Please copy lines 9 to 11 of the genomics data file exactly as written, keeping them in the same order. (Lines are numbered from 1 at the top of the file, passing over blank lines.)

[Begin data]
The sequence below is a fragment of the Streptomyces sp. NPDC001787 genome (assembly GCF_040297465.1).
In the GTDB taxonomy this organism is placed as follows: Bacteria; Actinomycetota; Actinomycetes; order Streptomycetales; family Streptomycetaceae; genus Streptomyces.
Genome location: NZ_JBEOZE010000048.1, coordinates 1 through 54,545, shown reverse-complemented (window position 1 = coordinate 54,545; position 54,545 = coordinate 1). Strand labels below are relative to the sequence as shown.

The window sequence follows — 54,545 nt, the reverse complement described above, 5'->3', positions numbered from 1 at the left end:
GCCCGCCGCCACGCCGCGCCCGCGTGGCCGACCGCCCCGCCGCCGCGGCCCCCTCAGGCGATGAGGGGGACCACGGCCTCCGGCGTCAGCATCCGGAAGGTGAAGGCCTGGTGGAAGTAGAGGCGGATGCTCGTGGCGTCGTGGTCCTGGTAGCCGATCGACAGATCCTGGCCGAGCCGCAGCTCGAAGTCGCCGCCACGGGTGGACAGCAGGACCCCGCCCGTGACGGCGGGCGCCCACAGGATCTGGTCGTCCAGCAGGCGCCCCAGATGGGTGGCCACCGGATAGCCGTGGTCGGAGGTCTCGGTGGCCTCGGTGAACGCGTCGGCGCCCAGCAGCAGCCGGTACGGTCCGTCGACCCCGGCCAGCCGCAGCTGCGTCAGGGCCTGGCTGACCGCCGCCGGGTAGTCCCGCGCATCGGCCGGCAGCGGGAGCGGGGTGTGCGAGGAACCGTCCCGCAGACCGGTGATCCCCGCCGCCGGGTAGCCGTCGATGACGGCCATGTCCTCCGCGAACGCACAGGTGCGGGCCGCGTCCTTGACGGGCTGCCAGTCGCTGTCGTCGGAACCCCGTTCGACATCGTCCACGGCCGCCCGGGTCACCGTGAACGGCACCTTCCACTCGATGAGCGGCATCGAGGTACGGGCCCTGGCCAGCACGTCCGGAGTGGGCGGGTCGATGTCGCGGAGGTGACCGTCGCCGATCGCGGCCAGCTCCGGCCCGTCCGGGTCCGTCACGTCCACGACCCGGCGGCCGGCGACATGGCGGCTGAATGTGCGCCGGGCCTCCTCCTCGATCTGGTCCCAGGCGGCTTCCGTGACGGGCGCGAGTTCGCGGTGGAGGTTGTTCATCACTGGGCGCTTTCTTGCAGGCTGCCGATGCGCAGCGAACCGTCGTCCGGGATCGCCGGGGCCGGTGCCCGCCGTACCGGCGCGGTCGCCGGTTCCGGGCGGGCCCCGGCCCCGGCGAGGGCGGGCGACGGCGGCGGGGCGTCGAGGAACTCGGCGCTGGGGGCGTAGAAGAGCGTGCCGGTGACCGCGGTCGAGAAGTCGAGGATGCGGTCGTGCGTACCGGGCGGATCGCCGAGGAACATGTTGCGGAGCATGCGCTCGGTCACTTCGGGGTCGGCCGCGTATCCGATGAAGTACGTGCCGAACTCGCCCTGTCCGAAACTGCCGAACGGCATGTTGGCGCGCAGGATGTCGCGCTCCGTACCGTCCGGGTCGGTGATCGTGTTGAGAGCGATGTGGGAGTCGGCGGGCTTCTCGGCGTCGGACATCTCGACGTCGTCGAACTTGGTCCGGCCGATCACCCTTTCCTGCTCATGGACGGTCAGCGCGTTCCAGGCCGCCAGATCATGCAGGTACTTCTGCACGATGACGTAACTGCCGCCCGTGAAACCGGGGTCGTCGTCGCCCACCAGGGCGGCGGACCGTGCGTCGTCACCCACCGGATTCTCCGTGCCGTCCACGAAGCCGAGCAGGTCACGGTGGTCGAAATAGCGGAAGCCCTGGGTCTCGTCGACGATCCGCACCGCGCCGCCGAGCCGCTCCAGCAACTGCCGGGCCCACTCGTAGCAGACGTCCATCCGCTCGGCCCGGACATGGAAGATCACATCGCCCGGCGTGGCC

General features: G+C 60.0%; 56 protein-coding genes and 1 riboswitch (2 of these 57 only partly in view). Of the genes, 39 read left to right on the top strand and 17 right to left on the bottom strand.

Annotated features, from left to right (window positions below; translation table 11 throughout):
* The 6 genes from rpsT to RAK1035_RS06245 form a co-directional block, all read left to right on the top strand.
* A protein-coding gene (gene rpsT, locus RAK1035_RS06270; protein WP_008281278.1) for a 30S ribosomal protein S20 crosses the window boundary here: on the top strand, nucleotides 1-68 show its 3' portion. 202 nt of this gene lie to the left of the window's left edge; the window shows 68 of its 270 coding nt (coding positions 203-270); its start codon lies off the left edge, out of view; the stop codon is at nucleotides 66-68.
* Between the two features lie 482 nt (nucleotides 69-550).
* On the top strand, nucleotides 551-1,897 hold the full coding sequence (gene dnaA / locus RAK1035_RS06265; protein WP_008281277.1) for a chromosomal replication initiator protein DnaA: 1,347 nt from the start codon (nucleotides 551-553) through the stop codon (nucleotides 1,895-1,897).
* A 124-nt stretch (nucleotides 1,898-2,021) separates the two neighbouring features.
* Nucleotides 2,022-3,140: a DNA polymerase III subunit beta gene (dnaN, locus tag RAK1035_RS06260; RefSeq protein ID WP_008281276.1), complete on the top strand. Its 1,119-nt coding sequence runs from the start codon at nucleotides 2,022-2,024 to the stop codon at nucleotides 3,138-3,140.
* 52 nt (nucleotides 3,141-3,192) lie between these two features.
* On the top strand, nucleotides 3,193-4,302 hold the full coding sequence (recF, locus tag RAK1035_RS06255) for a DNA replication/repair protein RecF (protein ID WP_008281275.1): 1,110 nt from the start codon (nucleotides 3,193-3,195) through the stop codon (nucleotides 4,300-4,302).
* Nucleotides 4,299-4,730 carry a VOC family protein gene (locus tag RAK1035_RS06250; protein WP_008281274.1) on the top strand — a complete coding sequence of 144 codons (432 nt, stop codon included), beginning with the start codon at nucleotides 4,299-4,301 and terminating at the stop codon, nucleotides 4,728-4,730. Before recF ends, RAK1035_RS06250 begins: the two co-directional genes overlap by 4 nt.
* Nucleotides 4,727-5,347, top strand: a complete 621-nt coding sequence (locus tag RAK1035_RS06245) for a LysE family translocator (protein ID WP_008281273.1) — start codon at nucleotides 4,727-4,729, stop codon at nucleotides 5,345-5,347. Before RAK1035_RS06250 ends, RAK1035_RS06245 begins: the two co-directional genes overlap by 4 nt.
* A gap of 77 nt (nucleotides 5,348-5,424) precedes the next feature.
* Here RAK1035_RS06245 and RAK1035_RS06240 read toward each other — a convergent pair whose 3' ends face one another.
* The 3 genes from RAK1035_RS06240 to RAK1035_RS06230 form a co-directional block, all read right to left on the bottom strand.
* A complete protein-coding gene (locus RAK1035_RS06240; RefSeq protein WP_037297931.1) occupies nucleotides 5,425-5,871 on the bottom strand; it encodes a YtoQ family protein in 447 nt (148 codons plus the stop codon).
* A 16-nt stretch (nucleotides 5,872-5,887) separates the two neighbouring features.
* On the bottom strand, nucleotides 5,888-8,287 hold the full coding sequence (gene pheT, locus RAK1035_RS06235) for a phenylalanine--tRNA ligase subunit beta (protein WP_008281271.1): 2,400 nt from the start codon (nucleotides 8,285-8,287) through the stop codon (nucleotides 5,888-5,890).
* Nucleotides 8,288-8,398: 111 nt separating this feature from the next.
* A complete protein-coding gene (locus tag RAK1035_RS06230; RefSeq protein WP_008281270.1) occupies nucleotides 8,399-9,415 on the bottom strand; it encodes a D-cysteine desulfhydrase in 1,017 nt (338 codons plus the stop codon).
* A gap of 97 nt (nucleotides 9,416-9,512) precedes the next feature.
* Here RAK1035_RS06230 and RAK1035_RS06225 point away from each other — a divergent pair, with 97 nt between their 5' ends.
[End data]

* A protein-coding gene (gene rpsT, locus RAK1035_RS06270; protein WP_008281278.1) for a 30S ribosomal protein S20 crosses the window boundary here: on the top strand, nucleotides 1-68 show its 3' portion. 202 nt of this gene lie to the left of the window's left edge; the window shows 68 of its 270 coding nt (coding positions 203-270); its start codon lies off the left edge, out of view; the stop codon is at nucleotides 66-68.
* Between the two features lie 482 nt (nucleotides 69-550).
* On the top strand, nucleotides 551-1,897 hold the full coding sequence (gene dnaA / locus RAK1035_RS06265; protein WP_008281277.1) for a chromosomal replication initiator protein DnaA: 1,347 nt from the start codon (nucleotides 551-553) through the stop codon (nucleotides 1,895-1,897).